Steven Armstrong

As I look back to my freshmen orientation in 2011, I can’t truly explain what drew me into starting another language. Perhaps it was the idea of starting from scratch, the idea of starting a new area of study simultaneously with my new college life. Since I had taken Spanish in high school, it would have been easy to simply continue on from where I had left off and finish the language requirement for UCLA. And yet, without knowing what German would bring me outside of Schadenfreude, I dove in.

As it would turn out, German 1 would be my first class at UCLA. I can still remember walking into the basement of Haines for my first lecture, sitting down in one of the chairs closest to the door, and realizing with horror that I was the only freshman in a class seemingly populated by only seniors and graduate students. My sense of ease at starting a beginner level course evaporated as I realized I was surrounded my students from different backgrounds, different ages, different sexualities, and seemingly every different field imaginable at UCLA. I shifted in my seat; uncomfortably aware of how unknown everything seemed to me. And so I sat in silence, trying not to be noticed. Learning to count to ten is a wonderful ice-breaker.

Within those first fifty minutes my fear disintegrated and my anxiety turned into excitement. I discovered that the differences in those around me were grounds for discussion and learning rather than a barrier between us. We all shared a common goal – learning the language and a common enemy – German grammar. This served as the foundation to bring us together. I grew to cherish the class in which students were encouraged to speak to one another rather than remain silent.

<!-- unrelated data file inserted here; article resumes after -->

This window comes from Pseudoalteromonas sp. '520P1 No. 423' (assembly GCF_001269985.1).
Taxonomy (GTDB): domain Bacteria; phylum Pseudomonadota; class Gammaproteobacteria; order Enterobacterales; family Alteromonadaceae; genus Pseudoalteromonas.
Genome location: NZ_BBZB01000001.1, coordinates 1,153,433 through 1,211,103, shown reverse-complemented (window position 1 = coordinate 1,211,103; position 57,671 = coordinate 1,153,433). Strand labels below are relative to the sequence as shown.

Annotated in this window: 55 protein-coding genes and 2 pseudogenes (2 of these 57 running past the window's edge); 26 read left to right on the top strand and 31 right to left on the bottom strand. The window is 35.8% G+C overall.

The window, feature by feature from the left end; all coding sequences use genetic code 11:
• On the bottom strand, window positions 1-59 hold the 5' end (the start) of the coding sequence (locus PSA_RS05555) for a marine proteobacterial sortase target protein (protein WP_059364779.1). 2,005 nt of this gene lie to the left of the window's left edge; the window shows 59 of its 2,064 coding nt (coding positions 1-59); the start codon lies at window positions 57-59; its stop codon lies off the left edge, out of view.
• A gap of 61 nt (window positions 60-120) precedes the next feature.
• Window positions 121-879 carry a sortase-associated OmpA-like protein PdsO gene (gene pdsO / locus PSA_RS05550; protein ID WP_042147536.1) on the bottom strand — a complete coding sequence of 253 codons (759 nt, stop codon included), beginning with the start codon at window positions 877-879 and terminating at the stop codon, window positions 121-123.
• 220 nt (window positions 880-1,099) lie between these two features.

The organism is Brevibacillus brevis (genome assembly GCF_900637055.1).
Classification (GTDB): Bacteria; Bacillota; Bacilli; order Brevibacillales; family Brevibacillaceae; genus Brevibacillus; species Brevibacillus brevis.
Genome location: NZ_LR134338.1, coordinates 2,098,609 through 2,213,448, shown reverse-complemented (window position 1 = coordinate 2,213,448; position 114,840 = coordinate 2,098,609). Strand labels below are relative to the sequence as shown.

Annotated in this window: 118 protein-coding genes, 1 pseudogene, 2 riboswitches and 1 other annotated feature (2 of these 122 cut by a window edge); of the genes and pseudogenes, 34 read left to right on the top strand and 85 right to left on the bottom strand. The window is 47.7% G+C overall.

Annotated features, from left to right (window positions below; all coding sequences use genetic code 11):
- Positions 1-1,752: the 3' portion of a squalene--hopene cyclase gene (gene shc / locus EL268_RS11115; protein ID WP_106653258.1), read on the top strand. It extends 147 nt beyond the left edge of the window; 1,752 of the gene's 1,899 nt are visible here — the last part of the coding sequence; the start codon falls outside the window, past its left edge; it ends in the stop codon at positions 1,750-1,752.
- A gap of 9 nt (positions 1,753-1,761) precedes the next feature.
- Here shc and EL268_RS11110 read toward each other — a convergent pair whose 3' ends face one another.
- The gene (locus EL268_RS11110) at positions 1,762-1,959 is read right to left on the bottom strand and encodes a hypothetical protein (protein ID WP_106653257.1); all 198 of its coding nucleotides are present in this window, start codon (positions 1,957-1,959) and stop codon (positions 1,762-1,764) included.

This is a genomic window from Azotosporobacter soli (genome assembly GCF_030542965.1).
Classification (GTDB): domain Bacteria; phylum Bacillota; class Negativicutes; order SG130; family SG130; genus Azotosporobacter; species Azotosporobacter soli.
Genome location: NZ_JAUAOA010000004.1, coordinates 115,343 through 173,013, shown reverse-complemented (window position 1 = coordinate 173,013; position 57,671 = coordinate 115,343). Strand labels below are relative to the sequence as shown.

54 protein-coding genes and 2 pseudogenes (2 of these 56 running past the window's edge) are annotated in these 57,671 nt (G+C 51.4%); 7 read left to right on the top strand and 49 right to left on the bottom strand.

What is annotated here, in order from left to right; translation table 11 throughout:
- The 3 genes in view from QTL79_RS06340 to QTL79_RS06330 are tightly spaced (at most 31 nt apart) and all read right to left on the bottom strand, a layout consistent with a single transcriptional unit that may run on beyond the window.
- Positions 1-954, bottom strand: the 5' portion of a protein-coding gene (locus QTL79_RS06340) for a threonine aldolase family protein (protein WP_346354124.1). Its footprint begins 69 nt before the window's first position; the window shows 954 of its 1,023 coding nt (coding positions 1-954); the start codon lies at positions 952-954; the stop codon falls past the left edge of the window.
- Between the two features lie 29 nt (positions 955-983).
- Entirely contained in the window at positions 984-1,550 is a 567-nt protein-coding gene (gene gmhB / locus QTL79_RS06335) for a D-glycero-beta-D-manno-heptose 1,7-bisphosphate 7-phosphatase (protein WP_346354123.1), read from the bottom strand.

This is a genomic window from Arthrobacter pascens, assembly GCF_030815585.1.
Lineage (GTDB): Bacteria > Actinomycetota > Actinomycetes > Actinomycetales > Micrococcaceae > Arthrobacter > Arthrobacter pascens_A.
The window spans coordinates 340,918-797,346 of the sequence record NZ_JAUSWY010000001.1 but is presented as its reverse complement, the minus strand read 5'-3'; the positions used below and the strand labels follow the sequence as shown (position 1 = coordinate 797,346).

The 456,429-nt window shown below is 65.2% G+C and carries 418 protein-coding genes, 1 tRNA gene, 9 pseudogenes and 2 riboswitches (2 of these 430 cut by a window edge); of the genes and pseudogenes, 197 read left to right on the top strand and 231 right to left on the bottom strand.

I enjoyed these classes so much that I continued past the language requirement of German 3 and went on to complete German 4, 5, and 6 the following year. At this point, I was developing as much of a relationship with the graduate students who lectured us as much as my fellow students. With such good experiences already, at that point I made the best decision of my academic career and went on to participate in the Travel Study program to Vienna, Munich, and Berlin through the German department. For one month I was immersed in the language and culture I had been studying for two years and finally had a „Maβ“. This program deepened my knowledge and made it possible to finish my German minor as a junior the next year. My freshman self didn’t see that one coming.

My study and enjoyment of German show no signs of stopping. It has broadened my scope of learning as well as opened doors I had previously not imagined. Learning German, it seems, is not only valuable in a personal sense. Through the German department I have come into contact with international companies and have been offered internship positions abroad. The learning, apparently, has just begun.